In short, Jim was the agent -- possibly an illegal agent, but the agent, nevertheless.

would the seller be wrong for assuming Jim and his GF were the owners since they acted as such?

A: I don't think this is relevant. What matters is the documents: the purchase contract and the deed. Under the "doctrine of merger," the deed generally extinguishes the contract at the time of delivery -- except where the contract is supposed to survive transfer of title. So, if you executed the deed in favor of someone, that someone is the owner, regardless of anything that preceded the deed transfer.

Could it be said there was misrepresentation on Jim and his GF's behalf

A: Misrepresentation requires a false statement of material fact, intended to induce justifiable, detrimental reliance and causing damages. A seller who observes that a transaction is not occurring as originally represented, but who nevertheless proceeds with the transaction, is not justified in relying on prior misrepresentations of fact that are contrary to what is obvious. Your facts suggest that you saw the transaction change forms on multiple occasions, so I believe that regardless of the original alleged false statements, there probably is no actionable misrepresentation. But, even if there was, misrepresentation may be intentional/fraudulent, negligent or innocent. Any one of these species is grounds to rescind a contract. But, once the deed is signed and delivered to the new owner, the contract is merged, and so the misrepresentations, unless fraudulent, are likely extinguished as well.

The issue is whether or not Jim and GF were provided notice of the lead issue. If yes, and you can prove it, then you're not liable. Otherwise, you may be liable.

I realize that this may be simplifying things a great deal. However, judges usually try to distill a case down to the central issue, and resolve everything around that. Here, that issue is notice concerning the lead. I doubt that a judge would look past this in rendering judgment. That's how I would probably resolve the case if I were sitting as judge.

Hope this helps.
socrateaser and other Legal Specialists are ready to help you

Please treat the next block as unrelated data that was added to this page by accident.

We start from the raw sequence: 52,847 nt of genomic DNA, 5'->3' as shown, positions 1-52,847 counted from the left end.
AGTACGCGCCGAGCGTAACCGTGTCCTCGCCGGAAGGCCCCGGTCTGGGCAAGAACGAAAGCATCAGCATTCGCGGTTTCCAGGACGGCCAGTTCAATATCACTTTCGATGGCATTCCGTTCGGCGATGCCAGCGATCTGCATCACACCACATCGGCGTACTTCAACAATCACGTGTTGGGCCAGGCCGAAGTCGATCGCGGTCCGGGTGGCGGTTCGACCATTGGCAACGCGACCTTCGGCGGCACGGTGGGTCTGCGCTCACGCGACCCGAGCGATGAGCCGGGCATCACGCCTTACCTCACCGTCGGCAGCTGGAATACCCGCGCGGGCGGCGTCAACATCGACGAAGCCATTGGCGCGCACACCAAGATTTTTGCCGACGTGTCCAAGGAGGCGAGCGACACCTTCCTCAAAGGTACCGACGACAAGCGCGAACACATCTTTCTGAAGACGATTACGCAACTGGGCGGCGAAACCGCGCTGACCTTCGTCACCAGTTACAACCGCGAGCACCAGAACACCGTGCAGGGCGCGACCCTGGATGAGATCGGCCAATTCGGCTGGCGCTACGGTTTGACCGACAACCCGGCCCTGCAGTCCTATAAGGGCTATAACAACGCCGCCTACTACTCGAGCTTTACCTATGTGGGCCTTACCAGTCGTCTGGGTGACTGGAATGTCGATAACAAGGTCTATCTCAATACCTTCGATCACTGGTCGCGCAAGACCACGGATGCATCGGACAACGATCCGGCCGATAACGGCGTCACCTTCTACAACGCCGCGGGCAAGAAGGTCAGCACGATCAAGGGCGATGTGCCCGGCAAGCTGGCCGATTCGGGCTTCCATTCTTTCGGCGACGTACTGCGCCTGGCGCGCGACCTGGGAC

Customer: replied 4 years ago.
just one more thing if GF says she is an agent and worked for the LLC, collecting rent, paying bills, signing contracts for work meeting with authorities basically as a property manager, yet both owner and her claim in deposition that she never received a paycheck. What do you nmake of that, can a reasonable peron believe or less reasonable, the irs, believe that even though she states she was unemployed at the time, that there was no renuumeration? If I told my audit, "yea, I didn't pay my manager and neither did she ask for it " would they take that at face value? Btw sorry about not rating you I got busy and lleft my computer, will do!
just one more thing if GF says she is an agent and worked for the LLC, collecting rent, paying bills, signing contracts for work meeting with authorities basically as a property manager, yet both owner and her claim in deposition that she never received a paycheck. What do you make of that, can a reasonable person believe or less reasonable, the irs, believe that even though she states she was unemployed at the time, that there was no renumeration?

A: An undisclosed agency is a lawful proposition. Large organizations interested in purchasing land cheap frequently hire an agent to undertake the transactions without disclosure of the organization, which would otherwise cause prices to skyrocket in the target area.

Obviously, this sort of conduct with a small business entity would be a silly argument to make in court. However, the issue is one for a jury or judge to determine at trial. See HEINE v. PAPP, 471 N.Y.S.2d 18, 97 A.D.2d 929 (1983) ("...an agency relationship may be established by conduct, oral agreement or written instrument"). So, if the goal is to establish or disestablish the agency relationship, it must be accomplished through testimony and documentary evidence.

Hope this helps.